Frederick Buechner, a Presbyterian minister, theologian, speaker and prolific author of both fiction and nonfiction books, has died at the age of 96.
Buechner’s passing was announced on his official Facebook page Monday, where it was said they broke the news “with great sadness” but also with “greater appreciation for his well-lived life.”
Born in New York City in 1926, Buechner served in the United States Army near the end of World War II, then went on to earn college degrees from Princeton University and Union Theological Seminary of New York.
In 1956, he married Judith Friedrike Merck, with the couple having three children, and would later be ordained in the United Presbyterian Church in 1958.
A prolific writer, over the years Buechner would author nearly 40 books, including novels, theological works, as well as a collection of short stories.
Honors for his work include the O. Henry Award, the Rosenthal Award, the Christianity and Literature Belles Lettres Prize, and being recognized by the American Academy and Institute of Arts and Letters.
He was also a finalist for the Pulitzer Prize and the National Book Award. He was also awarded eight honorary degrees from various academic institutions, including Yale University and the Virginia Theological Seminary.
“When I started out writing novels, my greatest difficulty was always in finding a plot,” he said in a 1996 interview, as quoted by Encyclopedia.com.
“Since then I have come to believe that there is only one plot. It has to do with the way life or reality or God … seeks to turn us into human beings, to make us whole, to make us Christs, to ‘save’ us … In my fiction and non-fiction alike, this is what everything I have written is about.”
In 2006, Washington National Cathedral held an event celebrating Buechner, in which a panel of clergy spoke about how Buechner had inspired their work.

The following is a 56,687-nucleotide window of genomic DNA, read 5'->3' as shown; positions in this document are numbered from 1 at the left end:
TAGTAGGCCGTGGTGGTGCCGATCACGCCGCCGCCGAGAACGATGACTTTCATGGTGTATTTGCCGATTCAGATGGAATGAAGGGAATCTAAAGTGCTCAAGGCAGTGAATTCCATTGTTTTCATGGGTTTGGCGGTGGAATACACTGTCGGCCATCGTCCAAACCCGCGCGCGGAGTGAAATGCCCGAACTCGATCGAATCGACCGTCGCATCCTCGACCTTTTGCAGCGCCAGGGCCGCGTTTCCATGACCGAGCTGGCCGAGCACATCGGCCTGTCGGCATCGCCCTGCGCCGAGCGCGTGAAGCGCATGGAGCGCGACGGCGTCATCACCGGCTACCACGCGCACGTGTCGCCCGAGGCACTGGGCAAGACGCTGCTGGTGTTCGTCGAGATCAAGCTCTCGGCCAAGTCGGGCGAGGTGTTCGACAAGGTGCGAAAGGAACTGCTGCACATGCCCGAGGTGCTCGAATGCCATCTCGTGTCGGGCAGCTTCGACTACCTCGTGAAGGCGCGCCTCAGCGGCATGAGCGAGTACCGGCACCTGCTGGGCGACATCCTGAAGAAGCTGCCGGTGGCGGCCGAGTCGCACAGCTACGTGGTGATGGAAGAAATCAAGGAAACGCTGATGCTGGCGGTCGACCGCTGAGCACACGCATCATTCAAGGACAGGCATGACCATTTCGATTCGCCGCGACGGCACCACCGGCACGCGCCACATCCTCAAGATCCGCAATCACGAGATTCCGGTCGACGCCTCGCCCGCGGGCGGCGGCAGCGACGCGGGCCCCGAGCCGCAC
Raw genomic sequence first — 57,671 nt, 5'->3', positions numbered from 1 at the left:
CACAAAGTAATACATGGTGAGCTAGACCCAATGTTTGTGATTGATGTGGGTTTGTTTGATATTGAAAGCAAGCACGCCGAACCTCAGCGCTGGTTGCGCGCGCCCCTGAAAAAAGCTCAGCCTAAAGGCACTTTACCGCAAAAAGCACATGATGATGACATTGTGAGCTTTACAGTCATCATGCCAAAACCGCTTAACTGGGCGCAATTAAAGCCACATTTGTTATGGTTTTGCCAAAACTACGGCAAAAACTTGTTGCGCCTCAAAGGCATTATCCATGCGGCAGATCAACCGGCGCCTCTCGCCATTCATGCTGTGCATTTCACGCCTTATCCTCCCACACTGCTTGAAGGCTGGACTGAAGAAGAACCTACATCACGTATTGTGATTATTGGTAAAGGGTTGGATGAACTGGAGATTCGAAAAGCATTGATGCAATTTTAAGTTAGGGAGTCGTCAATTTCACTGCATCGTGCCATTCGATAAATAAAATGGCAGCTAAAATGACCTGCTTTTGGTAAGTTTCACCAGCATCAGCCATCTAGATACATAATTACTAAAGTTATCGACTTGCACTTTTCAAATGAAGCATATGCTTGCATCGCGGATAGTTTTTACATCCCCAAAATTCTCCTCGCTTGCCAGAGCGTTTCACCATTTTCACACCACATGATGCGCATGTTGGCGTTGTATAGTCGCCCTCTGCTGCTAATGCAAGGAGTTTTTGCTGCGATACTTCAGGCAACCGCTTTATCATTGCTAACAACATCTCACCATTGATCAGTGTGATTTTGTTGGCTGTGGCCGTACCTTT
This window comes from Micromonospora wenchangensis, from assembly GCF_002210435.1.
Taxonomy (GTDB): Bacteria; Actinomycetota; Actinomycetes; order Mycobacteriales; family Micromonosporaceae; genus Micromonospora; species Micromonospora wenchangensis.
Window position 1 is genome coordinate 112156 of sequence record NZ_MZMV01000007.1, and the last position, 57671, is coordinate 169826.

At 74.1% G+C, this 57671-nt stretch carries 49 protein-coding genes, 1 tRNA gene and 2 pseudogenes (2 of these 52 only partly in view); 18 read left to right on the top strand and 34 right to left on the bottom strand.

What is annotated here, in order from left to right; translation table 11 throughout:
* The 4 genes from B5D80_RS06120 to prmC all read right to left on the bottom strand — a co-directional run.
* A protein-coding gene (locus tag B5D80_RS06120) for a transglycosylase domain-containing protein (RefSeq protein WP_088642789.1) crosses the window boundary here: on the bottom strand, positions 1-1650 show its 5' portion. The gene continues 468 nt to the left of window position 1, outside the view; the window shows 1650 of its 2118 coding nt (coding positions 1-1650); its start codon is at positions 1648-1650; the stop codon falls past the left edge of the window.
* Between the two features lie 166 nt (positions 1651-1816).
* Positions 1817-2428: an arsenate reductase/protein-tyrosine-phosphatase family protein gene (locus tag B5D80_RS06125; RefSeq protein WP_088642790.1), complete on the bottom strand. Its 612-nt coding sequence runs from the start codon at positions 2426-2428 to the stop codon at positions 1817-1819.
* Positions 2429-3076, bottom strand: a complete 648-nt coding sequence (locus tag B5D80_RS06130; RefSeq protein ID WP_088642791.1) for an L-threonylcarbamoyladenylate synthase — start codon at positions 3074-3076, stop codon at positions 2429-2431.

One of the speakers at the 2006 event was the Rev. Barbara Brown Taylor, a former student of Buechner when she was enrolled at Yale Divinity School and a notable author in her own right.
“I’ve learned that language is revelatory. That it can ignite hearts, move mountains and change lives,” said Taylor at the time, recalling that Buechner’s voice was “restraint but insistent; as if he had something important to say but would not yell.”
“Dr. Buechner, you rearranged Yale,” she added.
Another panelist, the Rev. Canon Eugene Taylor Sutton, said Buechner's book, Telling the Truth: The Gospel as Tragedy, Comedy, and Fairy Tale, heavily influenced his life.
“I have not been the same preacher since I read it, nor the same Christian,” said Sutton in 2006, noting that Buechner has become a “household name to aspiring preachers across the nation.”
Jim Denison, a theologian and head of the Dallas, Texas-based Denison Ministries, wrote in a 2018 op-ed piece published by The Christian Post that Buechner was “one of my all-time favorite writers.”
“His latest book, The Remarkable Ordinary: How to Stop, Look and Listen to Life has been especially profound for me,” wrote Denison at the time.
“Buechner offers this practical tip: see other people as family. This helps us choose against anger, revenge, lust, or other destructive emotions that mar our ability to discern the image of God in them.”